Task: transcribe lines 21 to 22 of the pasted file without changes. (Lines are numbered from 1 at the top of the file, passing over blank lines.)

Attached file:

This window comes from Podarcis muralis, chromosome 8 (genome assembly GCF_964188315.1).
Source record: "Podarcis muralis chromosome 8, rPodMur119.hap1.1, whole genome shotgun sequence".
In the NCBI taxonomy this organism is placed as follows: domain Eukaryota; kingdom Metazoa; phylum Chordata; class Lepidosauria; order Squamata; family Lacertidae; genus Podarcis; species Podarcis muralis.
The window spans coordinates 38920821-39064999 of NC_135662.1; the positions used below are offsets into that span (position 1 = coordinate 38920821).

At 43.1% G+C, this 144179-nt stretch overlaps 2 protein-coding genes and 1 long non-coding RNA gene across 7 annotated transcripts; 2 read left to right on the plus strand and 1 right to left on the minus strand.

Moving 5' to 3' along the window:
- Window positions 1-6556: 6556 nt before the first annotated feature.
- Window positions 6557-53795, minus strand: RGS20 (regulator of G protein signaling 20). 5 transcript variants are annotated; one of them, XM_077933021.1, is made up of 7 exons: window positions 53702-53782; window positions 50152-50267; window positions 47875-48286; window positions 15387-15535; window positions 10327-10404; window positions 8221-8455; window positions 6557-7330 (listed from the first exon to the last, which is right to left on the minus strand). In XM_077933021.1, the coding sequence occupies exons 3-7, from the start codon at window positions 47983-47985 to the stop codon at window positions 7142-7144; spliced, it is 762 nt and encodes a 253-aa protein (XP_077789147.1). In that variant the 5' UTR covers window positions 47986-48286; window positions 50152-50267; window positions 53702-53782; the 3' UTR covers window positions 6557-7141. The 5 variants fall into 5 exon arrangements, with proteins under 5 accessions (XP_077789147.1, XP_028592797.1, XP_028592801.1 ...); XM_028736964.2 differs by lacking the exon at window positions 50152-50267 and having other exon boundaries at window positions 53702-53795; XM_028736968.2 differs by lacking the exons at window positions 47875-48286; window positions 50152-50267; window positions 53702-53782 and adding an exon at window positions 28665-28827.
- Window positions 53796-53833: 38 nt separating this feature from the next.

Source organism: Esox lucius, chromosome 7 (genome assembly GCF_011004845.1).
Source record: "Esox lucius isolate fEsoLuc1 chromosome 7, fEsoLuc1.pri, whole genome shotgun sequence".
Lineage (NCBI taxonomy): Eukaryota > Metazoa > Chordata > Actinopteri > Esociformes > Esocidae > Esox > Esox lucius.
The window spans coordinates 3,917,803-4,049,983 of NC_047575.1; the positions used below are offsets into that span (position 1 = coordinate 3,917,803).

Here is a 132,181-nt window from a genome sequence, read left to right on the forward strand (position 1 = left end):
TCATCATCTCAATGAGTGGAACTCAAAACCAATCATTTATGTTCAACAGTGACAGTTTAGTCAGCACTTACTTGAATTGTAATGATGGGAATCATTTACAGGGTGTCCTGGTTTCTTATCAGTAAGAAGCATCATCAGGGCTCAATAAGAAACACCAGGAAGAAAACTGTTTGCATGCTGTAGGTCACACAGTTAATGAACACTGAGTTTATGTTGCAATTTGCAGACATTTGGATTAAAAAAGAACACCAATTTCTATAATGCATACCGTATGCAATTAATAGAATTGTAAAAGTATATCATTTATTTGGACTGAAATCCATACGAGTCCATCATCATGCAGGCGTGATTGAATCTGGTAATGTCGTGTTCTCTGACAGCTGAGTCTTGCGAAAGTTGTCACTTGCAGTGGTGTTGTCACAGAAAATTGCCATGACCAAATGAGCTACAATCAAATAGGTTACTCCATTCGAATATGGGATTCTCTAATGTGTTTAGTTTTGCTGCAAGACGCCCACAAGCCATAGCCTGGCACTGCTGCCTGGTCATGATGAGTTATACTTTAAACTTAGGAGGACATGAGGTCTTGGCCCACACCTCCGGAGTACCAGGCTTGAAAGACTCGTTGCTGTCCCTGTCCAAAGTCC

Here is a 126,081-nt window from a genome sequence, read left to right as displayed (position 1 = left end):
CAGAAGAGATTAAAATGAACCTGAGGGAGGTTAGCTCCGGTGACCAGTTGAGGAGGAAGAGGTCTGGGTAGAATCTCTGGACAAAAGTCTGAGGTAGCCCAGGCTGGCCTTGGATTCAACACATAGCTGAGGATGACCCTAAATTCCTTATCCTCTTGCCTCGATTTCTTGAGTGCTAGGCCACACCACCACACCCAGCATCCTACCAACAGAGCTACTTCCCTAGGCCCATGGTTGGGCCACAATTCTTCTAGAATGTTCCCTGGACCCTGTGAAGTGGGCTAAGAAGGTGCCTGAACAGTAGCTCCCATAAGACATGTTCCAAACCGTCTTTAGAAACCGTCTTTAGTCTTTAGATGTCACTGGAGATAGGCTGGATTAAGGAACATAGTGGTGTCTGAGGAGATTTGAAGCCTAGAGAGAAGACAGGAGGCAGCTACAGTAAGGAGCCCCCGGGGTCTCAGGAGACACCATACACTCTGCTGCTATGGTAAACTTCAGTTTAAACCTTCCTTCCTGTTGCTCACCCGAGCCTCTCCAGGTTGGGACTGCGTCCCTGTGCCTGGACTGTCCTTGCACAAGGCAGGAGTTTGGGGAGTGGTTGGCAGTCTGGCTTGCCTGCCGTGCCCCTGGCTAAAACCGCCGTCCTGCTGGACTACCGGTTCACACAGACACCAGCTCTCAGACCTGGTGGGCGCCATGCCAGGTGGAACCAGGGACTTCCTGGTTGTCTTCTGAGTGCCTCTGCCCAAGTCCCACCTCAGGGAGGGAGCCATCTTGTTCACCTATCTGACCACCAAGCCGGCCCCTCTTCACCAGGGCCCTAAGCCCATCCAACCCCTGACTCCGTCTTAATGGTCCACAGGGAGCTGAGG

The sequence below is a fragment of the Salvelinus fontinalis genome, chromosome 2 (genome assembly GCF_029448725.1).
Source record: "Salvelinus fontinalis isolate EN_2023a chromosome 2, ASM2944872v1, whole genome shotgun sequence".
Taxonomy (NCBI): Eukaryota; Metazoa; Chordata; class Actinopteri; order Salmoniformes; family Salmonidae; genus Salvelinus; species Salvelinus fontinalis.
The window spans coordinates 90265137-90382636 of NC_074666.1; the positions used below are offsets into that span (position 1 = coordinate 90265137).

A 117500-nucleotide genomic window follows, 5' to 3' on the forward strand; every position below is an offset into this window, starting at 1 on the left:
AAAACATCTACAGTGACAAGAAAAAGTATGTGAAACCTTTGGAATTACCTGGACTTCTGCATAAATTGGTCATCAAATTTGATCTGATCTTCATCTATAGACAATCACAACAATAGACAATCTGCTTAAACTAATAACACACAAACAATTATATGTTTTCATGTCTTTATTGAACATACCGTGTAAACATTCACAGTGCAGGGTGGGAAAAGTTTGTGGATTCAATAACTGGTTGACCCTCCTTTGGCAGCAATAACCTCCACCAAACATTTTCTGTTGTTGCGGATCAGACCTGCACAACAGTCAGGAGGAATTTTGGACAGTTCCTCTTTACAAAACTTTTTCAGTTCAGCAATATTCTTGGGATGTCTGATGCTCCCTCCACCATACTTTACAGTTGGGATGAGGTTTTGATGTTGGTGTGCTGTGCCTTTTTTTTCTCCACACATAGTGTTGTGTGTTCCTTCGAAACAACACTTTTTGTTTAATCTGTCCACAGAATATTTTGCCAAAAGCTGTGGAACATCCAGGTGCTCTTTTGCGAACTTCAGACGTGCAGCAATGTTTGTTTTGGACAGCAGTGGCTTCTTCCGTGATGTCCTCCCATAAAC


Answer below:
The window spans coordinates 90265137-90382636 of NC_074666.1; the positions used below are offsets into that span (position 1 = coordinate 90265137).

A 117500-nucleotide genomic window follows, 5' to 3' on the forward strand; every position below is an offset into this window, starting at 1 on the left: